FIGS. 3(A) to 3(C) are cross-sectional photomicrographs on which points of elemental analysis are marked. Table 1 shows the contents (wt %) of Si, P, Ni, and Au at these points of analysis. Table 3 shows the contents (wt %) of P and Ni at these points of analysis.

Properties of Conductive Silica having Silica-silicon Polymer-nickel/phosphorus Alloy-gold Structure

The electric resistivity of the gold-plated silica was determined by introducing it into a cylindrical cell having four terminals, conducting a current of 1 mA to 10 mA across the terminals of 0.2 cm2 area at the opposed ends from a current source SMU-257 (Keithley Co.), and measuring a voltage drop across the 0.2 cm spaced apart terminals at the center of the cylinder by means of a nanovolt meter model 2000 (Keithley Co.). The gold-plated silica had a resistivity of 2.2 mΩ-cm. The gold-plated silica was milled in a mortar for one minute and then heat treated at 200 C. for 4 hours whereupon it was examined to find no change of its outer appearance and resistivity.

EXAMPLE 5

Example 4 was repeated except that in the nickel plating step, the palladium colloid-deposited silica was dispersed in a mixture of a nickel plating reducing agent solution and a nickel metal salt solution whereupon nickel plating reaction took place. A cross section of the gold-plated silica was similarly observed, finding a multi-layer structure consisting of a gold layer, a nickel-phosphorus alloy layer, and a silicon layer. The constituent elements were analyzed in a depth direction to find that the nickel-phosphorus alloy layer had an approximately equal phosphorus content of about 12 to 16 wt % in a depth direction, indicating that no graded structure was formed.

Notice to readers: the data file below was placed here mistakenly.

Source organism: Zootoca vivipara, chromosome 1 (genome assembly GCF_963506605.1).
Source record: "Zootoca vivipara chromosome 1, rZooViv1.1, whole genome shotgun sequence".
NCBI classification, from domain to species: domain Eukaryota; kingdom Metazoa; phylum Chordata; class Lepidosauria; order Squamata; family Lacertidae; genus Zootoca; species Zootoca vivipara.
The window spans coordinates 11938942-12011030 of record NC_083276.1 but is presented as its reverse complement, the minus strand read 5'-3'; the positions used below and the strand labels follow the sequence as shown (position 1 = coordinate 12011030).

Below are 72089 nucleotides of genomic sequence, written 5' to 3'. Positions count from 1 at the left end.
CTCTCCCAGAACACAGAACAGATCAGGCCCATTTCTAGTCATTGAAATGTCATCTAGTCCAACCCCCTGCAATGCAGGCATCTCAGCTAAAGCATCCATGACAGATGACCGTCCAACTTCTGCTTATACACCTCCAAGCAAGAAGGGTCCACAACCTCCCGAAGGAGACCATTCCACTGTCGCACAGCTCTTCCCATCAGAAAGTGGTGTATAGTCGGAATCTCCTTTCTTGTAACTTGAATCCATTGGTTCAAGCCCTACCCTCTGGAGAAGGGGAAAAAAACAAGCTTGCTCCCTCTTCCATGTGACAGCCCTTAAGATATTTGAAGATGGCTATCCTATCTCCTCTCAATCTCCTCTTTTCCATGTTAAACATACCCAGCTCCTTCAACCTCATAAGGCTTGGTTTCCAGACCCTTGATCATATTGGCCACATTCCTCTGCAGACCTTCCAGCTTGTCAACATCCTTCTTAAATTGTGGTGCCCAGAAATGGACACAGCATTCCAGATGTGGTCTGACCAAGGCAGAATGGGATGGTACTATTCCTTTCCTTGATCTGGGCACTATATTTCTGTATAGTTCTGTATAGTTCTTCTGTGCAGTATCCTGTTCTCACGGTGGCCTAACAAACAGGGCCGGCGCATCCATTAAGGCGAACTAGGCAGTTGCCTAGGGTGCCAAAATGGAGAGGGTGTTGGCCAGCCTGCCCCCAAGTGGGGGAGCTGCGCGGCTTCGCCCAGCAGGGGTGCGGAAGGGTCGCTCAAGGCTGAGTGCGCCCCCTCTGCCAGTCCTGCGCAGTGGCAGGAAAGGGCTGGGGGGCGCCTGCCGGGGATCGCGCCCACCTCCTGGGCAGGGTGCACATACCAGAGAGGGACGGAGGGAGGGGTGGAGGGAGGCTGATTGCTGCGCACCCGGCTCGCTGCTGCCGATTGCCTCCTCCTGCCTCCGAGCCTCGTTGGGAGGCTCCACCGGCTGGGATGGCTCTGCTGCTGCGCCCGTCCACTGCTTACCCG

FIGS. 4(A) to 4(C) are cross-sectional photomicrographs on which points of elemental analysis are marked. Table 2 shows the contents (wt %) of Si, P, Ni, and Au at these points of analysis. Table 3 shows the contents (wt %) of P and Ni at these points of analysis.

The gold-plated silica had an initial resistivity of 4.5 mΩ-cm. The gold-plated silica was milled in a mortar for one minute and then heat treated at 200 C. for 4 hours whereupon it was observed. Because of metal peeling, the outer appearance became brown and the resistivity rose to 75 mΩ-cm.

TABLE 1
(Example 4)
point of
analysis Si (wt %) P (wt %) Ni (wt %) Au (wt %)
A-1 0.00 0.00 14.70 85.30
A-2 0.00 0.00 40.44 59.56
A-3 0.00 1.35 98.65 0.00
A-4 0.00 6.93 93.07 0.00
A-5 0.00 11.81 88.19 0.00
B-1 0.00 0.00 3.60 96.40
B-2 0.00 0.00 5.75 94.25
B-3 0.00 0.00 17.69 82.31
B-4 0.00 1.81 90.53 7.66
B-5 0.00 3.27 96.73 0.00
B-6 0.00 7.61 92.39 0.00
B-7 0.00 9.27 90.73 0.00
C-1 0.00 0.00 13.79 86.21
C-2 0.00 0.00 17.45 82.55
C-3 0.00 0.00 46.11 53.89
C-4 0.00 0.00 72.86 27.14
C-5 0.00 0.00 78.28 21.72
C-6 0.00 1.34 92.57 6.09
C-7 0.00 1.93 98.07 0.00
C-8 0.00 2.44 97.56 0.00
C-9 0.00 2.73 97.27 0.00
C-10 14.99 3.59 81.43 0.00
C-11 44.60 4.95 50.45 0.00
C-12 100.00 0.00 0.00 0.00

TABLE 2
(Example 5)
point of
analysis Si (wt %) P (wt %) Ni (wt %) Au (wt %)
A-1 0.00 0.00 0.00 100.00
A-2 0.00 0.00 2.05 97.95
A-3 0.00 1.16 10.89 87.95
A-4 0.00 6.05 42.98 50.97
A-5 0.00 12.47 75.90 11.63